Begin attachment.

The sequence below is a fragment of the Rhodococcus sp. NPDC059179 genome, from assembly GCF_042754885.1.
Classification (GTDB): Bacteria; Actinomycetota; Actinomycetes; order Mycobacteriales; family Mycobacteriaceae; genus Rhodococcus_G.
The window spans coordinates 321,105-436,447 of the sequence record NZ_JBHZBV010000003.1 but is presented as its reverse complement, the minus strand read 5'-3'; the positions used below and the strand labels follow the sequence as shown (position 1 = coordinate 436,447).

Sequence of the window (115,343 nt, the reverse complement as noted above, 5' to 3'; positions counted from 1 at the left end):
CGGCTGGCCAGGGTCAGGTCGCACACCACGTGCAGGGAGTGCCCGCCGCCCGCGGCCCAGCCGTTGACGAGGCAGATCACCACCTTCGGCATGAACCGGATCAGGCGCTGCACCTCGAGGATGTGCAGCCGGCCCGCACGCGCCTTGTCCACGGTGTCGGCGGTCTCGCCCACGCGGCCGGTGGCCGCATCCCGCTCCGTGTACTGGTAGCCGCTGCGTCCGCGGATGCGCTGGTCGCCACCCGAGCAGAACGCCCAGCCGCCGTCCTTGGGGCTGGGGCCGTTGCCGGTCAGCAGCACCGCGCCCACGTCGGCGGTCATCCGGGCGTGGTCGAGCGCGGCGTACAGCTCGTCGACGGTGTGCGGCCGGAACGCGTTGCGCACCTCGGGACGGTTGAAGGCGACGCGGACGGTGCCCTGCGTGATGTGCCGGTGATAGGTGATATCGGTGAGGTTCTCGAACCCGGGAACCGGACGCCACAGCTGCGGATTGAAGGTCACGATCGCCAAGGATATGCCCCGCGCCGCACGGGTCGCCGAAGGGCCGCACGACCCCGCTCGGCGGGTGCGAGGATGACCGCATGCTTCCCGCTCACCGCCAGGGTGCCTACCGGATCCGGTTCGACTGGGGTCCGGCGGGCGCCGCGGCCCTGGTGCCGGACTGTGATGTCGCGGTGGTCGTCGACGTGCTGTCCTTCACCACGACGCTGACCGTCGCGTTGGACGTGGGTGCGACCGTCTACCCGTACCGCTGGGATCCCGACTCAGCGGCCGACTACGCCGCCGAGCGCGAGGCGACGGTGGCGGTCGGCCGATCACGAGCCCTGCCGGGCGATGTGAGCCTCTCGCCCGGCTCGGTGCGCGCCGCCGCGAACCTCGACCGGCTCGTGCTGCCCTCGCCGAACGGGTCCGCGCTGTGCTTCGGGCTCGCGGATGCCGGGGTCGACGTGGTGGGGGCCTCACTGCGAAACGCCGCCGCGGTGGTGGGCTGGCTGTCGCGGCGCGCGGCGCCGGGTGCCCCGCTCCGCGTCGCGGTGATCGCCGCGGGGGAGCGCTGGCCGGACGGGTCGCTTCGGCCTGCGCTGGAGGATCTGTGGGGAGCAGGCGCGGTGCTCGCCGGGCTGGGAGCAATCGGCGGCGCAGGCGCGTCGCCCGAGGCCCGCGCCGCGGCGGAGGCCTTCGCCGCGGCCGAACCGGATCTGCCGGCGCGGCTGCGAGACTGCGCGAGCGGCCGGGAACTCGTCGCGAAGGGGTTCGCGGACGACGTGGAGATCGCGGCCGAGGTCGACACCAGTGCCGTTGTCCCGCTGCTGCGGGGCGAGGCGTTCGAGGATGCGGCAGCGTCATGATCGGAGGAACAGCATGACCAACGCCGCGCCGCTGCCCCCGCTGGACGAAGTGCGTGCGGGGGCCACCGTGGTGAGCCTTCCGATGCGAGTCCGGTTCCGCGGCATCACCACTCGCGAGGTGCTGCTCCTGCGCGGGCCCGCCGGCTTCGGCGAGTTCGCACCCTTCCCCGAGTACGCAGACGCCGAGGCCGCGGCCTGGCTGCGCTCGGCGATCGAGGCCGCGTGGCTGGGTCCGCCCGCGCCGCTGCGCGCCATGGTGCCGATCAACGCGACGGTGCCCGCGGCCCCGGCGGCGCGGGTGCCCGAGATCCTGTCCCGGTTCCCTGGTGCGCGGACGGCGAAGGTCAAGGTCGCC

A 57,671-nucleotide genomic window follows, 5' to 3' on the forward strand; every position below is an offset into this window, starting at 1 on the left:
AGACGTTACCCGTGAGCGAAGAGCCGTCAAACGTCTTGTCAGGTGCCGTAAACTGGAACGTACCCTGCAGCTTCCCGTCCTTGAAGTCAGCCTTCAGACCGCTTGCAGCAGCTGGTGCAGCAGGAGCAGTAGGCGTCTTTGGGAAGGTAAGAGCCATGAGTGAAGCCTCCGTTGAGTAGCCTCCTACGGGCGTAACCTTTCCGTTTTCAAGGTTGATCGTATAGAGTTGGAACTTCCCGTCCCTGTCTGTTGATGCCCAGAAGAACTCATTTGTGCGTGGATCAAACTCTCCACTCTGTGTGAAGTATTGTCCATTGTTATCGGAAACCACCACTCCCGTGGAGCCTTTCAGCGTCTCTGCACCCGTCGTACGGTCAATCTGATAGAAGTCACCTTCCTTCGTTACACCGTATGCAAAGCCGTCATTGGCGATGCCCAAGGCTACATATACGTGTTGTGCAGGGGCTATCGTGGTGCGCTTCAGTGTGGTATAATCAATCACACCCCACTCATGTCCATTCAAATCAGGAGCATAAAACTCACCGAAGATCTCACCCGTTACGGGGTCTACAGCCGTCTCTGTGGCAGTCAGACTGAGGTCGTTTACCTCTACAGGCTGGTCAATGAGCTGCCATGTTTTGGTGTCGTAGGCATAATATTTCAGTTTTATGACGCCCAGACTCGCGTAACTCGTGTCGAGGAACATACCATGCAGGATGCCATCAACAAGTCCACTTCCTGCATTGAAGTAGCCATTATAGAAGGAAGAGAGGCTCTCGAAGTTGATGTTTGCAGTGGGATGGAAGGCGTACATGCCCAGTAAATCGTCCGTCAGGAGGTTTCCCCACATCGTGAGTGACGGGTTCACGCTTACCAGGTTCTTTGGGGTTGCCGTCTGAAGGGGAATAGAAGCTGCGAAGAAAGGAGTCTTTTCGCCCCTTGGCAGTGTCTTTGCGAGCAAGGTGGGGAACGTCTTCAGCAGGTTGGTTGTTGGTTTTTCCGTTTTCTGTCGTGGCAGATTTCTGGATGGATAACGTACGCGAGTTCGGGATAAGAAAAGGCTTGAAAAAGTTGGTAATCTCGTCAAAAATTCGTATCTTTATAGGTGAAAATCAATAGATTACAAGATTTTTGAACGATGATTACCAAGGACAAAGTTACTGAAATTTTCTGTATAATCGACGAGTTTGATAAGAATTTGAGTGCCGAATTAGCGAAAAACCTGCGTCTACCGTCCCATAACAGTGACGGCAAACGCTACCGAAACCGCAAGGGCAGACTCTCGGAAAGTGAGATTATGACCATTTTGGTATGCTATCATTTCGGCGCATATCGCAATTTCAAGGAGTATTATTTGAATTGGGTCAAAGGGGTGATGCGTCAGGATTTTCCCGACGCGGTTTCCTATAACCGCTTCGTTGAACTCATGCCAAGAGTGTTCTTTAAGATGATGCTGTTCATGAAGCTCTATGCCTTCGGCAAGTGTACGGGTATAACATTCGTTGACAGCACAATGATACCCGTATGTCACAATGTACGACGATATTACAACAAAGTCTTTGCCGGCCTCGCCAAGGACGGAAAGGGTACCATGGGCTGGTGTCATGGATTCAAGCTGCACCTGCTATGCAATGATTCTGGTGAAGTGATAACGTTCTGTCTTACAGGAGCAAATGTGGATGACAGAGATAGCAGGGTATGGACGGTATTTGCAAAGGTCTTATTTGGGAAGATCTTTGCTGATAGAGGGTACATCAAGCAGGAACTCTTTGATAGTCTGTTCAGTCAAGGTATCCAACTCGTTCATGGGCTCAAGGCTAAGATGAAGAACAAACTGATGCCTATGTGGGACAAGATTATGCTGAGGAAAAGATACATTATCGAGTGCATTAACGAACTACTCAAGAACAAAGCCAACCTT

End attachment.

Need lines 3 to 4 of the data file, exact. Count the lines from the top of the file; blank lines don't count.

The window spans coordinates 321,105-436,447 of the sequence record NZ_JBHZBV010000003.1 but is presented as its reverse complement, the minus strand read 5'-3'; the positions used below and the strand labels follow the sequence as shown (position 1 = coordinate 436,447).

Sequence of the window (115,343 nt, the reverse complement as noted above, 5' to 3'; positions counted from 1 at the left end):